Dana Thomas, in her book Fashionopolis, investigates the true cost of fast fashion and how our mindset as consumers has been shaped by years of over-consumption and dissociation. Child labour, collapsing factories, mindless consumption, contaminated waterways, all in the name of fast fashion. As a way out, Thomas advocates for slow fashion which she defines as “a growing movement of makers, designers, merchants, and manufacturers worldwide who, in response to fast fashion and globalisation, have significantly dialed back their pace and financial ambition” and instead choosing to “honour craftsmanship and respect tradition while embracing modern technology to make production cleaner and more efficient.”
Instead of following trend cycles, slow fashion employs enduring styles that are durable and versatile. Because of this, slow fashion can be defined as the antithesis of fast fashion. It is a movement that asks us to stop and consider our purchases, educating ourselves about the impact of our fashion choices. Ultimately, slow fashion encourages slower production, the use of sustainable non-toxic materials, ethical practices, and invites consumers to invest in well-made and lasting clothes. Slow fashion conveys to us how essential the connection between the consumer is. It allows for a deeper relationship to all facets of production by developing an understanding of raw materials and their environmental effect, committing to slower manufacturing schedules, made-to-order collections, and championing zero-waste.
When we think about fast fashion, we generally understand the implications of unsustainable and unethical practices in the garment industry, a lack of rights for garment workers, synthetic dyes, and tonnes of garments filling up our landfills. However, beyond clothes and footwear, there is a big issue routinely taken out of our discourse surrounding sustainability and that is fast jewellery. As Ebba Goring, director of Incorporation of Goldsmiths states: “the disposability and poor quality of fast fashion jewellery means that it is not designed to last and will ultimately end up in the bin and in most cases not recycled.” Our disposable mindset surrounding our jewellery can appear more subtle than our relationship to garments but is it no less toxic.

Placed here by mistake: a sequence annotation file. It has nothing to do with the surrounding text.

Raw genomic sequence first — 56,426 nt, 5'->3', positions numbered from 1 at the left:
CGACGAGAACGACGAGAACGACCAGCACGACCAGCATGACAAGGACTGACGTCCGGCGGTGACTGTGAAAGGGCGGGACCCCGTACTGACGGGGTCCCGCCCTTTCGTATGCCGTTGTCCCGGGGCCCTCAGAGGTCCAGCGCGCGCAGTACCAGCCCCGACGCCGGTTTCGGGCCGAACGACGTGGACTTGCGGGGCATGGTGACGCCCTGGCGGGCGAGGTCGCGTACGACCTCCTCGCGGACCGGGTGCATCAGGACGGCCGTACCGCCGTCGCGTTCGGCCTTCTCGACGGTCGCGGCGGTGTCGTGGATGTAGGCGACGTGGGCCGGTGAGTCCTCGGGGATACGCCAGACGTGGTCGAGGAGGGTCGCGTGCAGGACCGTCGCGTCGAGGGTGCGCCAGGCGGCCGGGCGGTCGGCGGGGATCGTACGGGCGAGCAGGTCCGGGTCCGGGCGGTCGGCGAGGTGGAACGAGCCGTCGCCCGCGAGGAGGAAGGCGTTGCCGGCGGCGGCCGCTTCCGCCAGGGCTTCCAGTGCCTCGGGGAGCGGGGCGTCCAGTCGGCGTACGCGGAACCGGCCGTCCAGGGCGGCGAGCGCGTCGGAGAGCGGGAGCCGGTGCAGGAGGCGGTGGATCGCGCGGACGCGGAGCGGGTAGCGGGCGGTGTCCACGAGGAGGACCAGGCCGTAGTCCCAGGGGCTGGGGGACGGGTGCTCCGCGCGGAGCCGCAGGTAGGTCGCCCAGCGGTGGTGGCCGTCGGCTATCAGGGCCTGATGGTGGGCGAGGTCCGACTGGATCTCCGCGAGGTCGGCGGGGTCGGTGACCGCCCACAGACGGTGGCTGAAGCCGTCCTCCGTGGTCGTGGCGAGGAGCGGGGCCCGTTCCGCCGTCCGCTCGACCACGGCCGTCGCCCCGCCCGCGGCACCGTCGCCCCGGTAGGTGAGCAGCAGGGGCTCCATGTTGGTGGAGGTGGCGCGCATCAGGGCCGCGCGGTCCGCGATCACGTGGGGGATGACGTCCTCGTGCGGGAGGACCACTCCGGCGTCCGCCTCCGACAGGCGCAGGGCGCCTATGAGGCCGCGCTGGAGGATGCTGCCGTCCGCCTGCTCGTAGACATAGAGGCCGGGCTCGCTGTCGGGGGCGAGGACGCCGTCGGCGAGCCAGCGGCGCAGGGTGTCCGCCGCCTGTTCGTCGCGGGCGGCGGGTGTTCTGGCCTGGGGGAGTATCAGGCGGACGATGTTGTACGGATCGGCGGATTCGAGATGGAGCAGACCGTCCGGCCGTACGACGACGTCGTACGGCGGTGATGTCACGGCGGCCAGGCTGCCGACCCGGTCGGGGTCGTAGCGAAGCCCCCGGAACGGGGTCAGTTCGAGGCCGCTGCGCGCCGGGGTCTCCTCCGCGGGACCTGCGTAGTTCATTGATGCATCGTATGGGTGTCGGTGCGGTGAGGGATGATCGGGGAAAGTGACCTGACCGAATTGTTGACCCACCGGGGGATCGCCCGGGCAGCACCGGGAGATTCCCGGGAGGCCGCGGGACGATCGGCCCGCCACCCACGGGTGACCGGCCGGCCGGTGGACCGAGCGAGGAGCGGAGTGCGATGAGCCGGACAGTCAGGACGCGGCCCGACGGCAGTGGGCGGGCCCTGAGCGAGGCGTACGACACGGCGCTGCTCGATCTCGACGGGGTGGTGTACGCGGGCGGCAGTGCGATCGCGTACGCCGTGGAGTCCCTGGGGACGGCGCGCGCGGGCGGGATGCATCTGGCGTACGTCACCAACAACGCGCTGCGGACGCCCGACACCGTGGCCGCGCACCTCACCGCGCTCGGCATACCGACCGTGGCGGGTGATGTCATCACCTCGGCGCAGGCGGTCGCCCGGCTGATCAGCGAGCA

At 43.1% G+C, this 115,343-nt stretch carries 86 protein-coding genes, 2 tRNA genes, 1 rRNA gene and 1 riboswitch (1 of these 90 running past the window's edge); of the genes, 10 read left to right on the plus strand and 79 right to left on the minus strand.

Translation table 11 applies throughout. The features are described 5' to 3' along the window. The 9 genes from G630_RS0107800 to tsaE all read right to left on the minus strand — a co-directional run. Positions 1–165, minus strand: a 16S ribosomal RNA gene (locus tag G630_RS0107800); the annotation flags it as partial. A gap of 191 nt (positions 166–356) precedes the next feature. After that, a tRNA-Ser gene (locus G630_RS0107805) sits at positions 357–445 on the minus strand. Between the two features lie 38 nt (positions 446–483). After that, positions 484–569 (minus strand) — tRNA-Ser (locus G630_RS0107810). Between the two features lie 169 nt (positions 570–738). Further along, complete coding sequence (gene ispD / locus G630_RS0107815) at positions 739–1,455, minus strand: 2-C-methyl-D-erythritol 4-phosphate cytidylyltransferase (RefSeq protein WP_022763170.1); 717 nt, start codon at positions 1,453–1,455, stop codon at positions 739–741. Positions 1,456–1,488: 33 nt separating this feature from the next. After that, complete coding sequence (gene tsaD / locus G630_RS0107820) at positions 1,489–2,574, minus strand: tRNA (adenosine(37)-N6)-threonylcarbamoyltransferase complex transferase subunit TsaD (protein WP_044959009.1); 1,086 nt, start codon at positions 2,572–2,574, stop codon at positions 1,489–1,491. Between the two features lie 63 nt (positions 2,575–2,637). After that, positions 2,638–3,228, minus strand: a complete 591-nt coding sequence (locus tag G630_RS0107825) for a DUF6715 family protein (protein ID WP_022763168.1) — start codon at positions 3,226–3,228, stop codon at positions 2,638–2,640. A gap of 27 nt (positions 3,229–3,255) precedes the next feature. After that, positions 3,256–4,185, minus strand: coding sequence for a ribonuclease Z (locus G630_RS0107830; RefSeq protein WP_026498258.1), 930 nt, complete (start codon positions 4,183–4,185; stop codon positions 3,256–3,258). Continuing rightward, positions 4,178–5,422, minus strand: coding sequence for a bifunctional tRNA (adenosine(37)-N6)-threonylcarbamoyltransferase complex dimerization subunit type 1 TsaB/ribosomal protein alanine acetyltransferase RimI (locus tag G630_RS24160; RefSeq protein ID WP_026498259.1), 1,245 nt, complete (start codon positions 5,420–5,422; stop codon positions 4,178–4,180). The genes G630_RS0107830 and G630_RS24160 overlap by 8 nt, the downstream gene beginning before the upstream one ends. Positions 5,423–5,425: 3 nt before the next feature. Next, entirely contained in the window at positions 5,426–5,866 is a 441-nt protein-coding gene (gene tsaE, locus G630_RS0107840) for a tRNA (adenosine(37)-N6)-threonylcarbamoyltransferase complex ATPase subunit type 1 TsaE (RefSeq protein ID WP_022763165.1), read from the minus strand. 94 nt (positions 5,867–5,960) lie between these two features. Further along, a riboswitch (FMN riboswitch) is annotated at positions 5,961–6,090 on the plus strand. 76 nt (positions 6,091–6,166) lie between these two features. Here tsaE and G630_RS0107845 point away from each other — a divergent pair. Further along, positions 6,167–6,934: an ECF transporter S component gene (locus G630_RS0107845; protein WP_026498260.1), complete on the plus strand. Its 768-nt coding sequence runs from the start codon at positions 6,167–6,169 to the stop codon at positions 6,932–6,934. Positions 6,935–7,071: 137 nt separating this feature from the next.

Currently, the ever-changing trend cycle means that most of us can snap up “Instagramable” pieces, which will satiate our desires quickly, requiring little financial or emotional investment. This process leaves us feeling empty, with that replica piece having little meaning to us after a short time. Not only is it a copy of what everyone else is wearing, it supports an industry that is harmful by filling our landfills and using harsh chemicals. One study by The Michigan Network for Children’s Environmental Health and the Ecology Center states that more than 58 percent of low-cost jewellery ranks high for toxic chemicals. In addition to toxicity concerns, gem and metal mining further environmental degradation and the violation of human rights such as long-term medical conditions from asthma to organ damage (Harvard Law-The Cost of Gold Report).
With these concerns in mind, it’s about time we become more mindful about our purchases and support brands that ethically source their materials. We need a more sustainable and conscious approach to our consumption of jewellery.
Elizabeth L.Cline, author and fast fashion and labour rights expert notes that: “clothes could have more meaning and longevity if we think less about owning the latest or cheapest thing and develop more of a relationship with the things we wear.”
So, what is the best way to reconnect our relationship with our jewellery?
The answer is in slow handmade pieces. Slow fashion, and in particular, handmade jewellery, restores the consumer with the artistry of a piece, creating an emotional connection through storytelling. Developing this relationship is key as there has been a great dissonance between how and who makes our jewellery and how we perceive our relationship with those items. Slow made jewellery champions craftsmanship, often fashioning handmade pieces, rather than mass produced cast jewellery. This means that each piece will be entirely unique from one another. This slow production allows the us to invest meaning to these pieces, not clouded by the unethical baggage of fast produced jewellery.
Globally, we are at a turning point with our hyper-consumption of fast fashion. We are becoming aware of the true cost of cheap and low quality pieces, which are consumed far too quickly, then disposed of within a year. Yet, the events of 2020 have allowed for a reassessment of our priorities and the legacy we want to leave behind. We can now strive to place meaning on to quality hand-made pieces that honour craftsmanship. These pieces will invoke the feeling of keepsakes, something to be treasured as handmade jewellery thrives on its uniqueness, unlike cast mass produced jewellery.
Ultimately, the biggest difference is that slow handmade jewellery will last for the consumer but the effects of fast unethical jewellery will be felt by our planet forever. As Vivienne Westwood notes: “buy less, choose well. Make it last. Every purchase you make, counts as a vote for what kind of world you want to see”.